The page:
vCloud Air Dissected – pt.2 Understanding DPC Compute

So we’ve already covered some of the basic elements of scoping vCA compute in part 1. Let’s delve into Dedicated Private Cloud (DPC) to show how the compute differs from the services built on Virtual Private Cloud (VPC, DR2C and OnDemand).

Again, if any of this seems unfamiliar please check out pt.1 Understanding VPC Compute or have a fish around Cloud Academy for some vCA goodness.

DPC compute basics

Unlike the multi-tenanted Virtual Private Cloud service, Dedicated Private Cloud (DPC) assigns physically dedicated host’s to each tenant (as the name might suggest). This has numerous benefits for compute, specifically;

  • Physical isolation for the purpose of security and licensing compliance
  • The ability to split resources across multiple VDCs
  • The ability to control oversubscription at a VDC/VM level

Note: There are other benefits for network, which I will cover in a another post.

From a consumer perspective the services are almost identical, however there are a few additional parameters which can be configured from both the vCA and vCD web portals within the DPC service.

Physical allocation

A great place to start is understanding what we have access to when working with DPC. The physical specification of the hosts is identical to VPC (2x 8 core, x86 Intel processors @2.6GHz and 256GB RAM in AU South at the time of writing). This gives us access to a core subscription of 35Ghz CPU and 240GB RAM (the remaining resources are reserved for the hypervisor).

From a compute standpoint our workloads have access to a single host’s resources, but in reality we actually have two host’s (1x Active / 1x HA) within our DPC environment. High Availability has been a critical component of vSphere for many years now and by no means is it excluded from vCA.

Screen Shot 2015-08-04 at 1.59.21 pm
DPC core subscription = 1x Active + 1x HA hosts

DPC scales in this manner until we reach 7 hosts (1x core & 6x add-ons) where a second HA host is added into our DPC environment. As a rule every 7 hosts in your allocation adds a HA host, capped at 28 which maxes out the underlying cluster of 32 hosts (28x Active + 4x HA).

Screen Shot 2015-08-04 at 2.00.08 pm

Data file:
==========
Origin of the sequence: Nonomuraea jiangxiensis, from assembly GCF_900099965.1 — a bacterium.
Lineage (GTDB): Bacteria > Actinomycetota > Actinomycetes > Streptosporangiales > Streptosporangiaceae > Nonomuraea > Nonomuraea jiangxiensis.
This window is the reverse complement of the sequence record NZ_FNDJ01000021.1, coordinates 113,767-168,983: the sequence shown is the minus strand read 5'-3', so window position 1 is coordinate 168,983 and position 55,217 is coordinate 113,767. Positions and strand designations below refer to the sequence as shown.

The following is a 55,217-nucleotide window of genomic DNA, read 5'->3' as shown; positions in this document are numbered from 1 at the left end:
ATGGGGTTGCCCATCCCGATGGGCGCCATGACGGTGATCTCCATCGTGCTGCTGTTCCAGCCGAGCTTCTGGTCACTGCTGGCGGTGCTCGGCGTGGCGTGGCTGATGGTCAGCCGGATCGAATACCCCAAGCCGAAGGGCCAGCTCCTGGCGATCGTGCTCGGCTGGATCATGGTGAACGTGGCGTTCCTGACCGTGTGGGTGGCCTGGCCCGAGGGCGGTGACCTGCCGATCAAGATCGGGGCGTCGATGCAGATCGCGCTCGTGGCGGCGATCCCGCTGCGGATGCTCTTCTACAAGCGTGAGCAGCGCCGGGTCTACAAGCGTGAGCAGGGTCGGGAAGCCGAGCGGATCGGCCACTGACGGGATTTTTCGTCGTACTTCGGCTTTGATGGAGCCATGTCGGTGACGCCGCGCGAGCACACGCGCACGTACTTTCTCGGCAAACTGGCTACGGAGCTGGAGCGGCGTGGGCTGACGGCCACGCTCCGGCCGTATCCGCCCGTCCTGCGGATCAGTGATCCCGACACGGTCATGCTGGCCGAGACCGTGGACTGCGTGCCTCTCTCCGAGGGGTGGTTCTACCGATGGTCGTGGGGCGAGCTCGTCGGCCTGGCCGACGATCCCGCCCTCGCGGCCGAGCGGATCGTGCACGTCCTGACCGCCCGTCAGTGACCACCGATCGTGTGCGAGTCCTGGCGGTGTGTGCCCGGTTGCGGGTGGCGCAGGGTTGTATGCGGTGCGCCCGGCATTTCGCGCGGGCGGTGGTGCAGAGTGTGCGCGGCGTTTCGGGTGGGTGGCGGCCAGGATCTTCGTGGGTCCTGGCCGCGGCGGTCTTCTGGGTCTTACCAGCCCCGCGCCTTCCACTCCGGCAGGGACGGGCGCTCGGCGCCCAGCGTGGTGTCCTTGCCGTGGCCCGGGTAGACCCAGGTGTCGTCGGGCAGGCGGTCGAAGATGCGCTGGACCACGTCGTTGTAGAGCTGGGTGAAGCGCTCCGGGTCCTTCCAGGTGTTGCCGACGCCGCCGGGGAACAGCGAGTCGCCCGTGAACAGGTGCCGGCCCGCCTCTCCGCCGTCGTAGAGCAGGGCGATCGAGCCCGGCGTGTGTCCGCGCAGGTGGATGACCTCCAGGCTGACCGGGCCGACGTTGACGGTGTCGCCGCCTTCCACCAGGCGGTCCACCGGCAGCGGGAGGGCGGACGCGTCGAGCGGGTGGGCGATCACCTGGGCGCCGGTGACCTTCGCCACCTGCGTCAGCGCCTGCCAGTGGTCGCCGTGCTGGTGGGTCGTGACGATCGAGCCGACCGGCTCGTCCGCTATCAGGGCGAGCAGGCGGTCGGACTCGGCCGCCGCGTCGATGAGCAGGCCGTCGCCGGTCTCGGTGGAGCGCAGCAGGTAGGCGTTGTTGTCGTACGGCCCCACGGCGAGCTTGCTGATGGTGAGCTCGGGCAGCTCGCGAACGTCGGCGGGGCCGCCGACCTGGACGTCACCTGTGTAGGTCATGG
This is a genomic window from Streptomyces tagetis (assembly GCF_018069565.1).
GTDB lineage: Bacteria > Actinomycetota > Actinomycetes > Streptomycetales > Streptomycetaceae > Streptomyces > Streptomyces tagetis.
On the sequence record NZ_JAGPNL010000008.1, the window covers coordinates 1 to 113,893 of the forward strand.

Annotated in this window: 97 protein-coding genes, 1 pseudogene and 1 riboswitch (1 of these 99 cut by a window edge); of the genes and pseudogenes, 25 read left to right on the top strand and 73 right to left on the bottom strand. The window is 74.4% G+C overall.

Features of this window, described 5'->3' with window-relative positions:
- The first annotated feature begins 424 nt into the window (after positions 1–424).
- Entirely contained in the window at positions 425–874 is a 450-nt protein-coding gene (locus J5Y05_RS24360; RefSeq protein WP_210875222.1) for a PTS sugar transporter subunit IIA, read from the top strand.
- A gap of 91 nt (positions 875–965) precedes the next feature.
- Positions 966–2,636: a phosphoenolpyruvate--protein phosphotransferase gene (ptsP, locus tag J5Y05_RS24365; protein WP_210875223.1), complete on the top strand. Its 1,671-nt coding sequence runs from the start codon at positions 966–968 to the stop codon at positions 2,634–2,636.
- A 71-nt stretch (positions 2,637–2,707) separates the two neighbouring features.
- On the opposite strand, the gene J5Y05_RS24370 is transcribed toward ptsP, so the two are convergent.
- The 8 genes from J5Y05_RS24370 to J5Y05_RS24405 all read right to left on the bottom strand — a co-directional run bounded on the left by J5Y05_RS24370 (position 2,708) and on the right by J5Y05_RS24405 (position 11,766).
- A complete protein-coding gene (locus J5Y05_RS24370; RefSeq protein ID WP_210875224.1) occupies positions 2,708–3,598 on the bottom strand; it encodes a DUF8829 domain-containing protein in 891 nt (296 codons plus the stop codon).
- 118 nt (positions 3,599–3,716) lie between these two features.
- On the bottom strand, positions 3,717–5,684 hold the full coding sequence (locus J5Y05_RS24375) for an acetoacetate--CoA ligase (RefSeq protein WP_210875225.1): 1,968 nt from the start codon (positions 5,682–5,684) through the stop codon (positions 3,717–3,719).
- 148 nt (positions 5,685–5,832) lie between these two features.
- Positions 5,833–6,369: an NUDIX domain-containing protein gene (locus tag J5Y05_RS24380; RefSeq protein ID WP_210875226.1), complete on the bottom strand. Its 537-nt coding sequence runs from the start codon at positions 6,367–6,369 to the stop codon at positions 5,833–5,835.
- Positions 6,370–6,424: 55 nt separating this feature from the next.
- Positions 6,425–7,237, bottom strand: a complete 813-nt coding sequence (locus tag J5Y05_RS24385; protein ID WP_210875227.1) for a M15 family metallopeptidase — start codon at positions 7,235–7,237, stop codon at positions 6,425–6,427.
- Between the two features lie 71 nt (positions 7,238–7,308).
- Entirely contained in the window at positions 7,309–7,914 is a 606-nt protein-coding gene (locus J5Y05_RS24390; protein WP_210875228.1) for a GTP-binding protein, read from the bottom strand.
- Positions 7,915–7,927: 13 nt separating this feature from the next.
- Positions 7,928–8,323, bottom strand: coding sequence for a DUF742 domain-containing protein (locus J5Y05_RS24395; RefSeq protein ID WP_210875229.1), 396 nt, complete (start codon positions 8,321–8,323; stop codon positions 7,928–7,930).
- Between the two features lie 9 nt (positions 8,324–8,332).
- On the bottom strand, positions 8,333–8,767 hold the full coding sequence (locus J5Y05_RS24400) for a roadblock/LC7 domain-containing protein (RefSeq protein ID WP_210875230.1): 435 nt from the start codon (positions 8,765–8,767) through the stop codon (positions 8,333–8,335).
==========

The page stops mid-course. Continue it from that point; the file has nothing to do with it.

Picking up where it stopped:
DPC core + 6x compute add-ons

So why is this important? Probably the most obvious reason (other than curiosity) is licensing compliance. For the more restrictive software vendors (*cough*Oracle) it is critical to know how many hosts are in our environment as a whole.

Correction: Since I wrote this post the model has changed to horizontally scale HA hosts from 16 hosts onwards (ie. one HA host until you reach 14x active hosts where a second is added).

DPC compute consumption

As DPC compute is dedicated to a single (master) tenant, all compute resources are 100% guaranteed. It is completely up to the account administrator(s) how resources are split over a single or multiple VDC’s within the organisation.

The ability to create multiple VDC’s is a powerful tool as it gives us the choice to run heavily oversubscribed (think test/dev) or with room to stretch (think mission critical) within the same subscription. It’s also useful as a subtenancy construct for service providers (to be covered in a later post).

Screen Shot 2015-08-04 at 6.04.33 pm
VDC resource config

Once we dive into the configuration for an individual VM we can set shares, reservations and limits as a mechanism to balance workloads according to priority when our VDC is in contention. By default the reservation is set to ‘0’ (as pictured below) for both CPU and memory (unlike VPC which automatically reserves 100% of the memory allocation for powered on VM’s).

Screen Shot 2015-08-04 at 6.11.42 pm
VM compute resource config

Sticking with the default configuration (NORMAL, 0, Unlimited) will allow us to run heavily oversubscribed within our VDC with all workloads having equal access to resources. We get far greater control over the individual performance of each VM once we start pulling levers (read: configuring shares, reservations and limits). We’re not going to cover the specifics of resource management in this post, but I recommend reading this blog from @FrankDenneman as a start.

Scoping…

… is not as straight forward as VPC where we can use memory as a measure for sizing the environment (assuming memory is the most common resource for contention). If you are familiar with scoping and building a vSphere environment from scratch then this shouldn’t be too much of a chore.

When you are moving VM’s from an existing vSphere environment to vCA there are a number of tools that can be used to predictively analyse virtual resource utilisation like vRealize Operations Manager or VMware Infrastructure Planner. If not concerned with peak utilisation we can also use a point-in-time capture tool like RVTools. The key is to understand CPU and memory utilisation across a known resource quantity. As long as we know what is currently being consumed, we know how to size the compute for DPC.

For example, if we take a typical vSphere environment with 3 hosts (100GHz CPU / 384GB RAM) with a 15% and 50% utilisation respectively then we can conclude we need 15GHz CPU and 192GB RAM which is within the thresholds of a core subscription (35GHz / 240GB). However if memory utilisation is high, let’s say 75% (288GB) then we need a minimum of a core subscription plus a single compute add-on (70GHz / 480GB).

Before anyone gets fired up, I realise that the above is a drastic oversimplification for anything but the simplest migrations. It’s only intended to show that we don’t need to go to ridiculous lengths to get an indicative scope.

Note: We can use the same methodology for VPC, however we need would need to right-size the workloads before being migrated as vRAM is 100% reserved for powered on VMs.

Simple right?

 

Author: @Kev_McCloud

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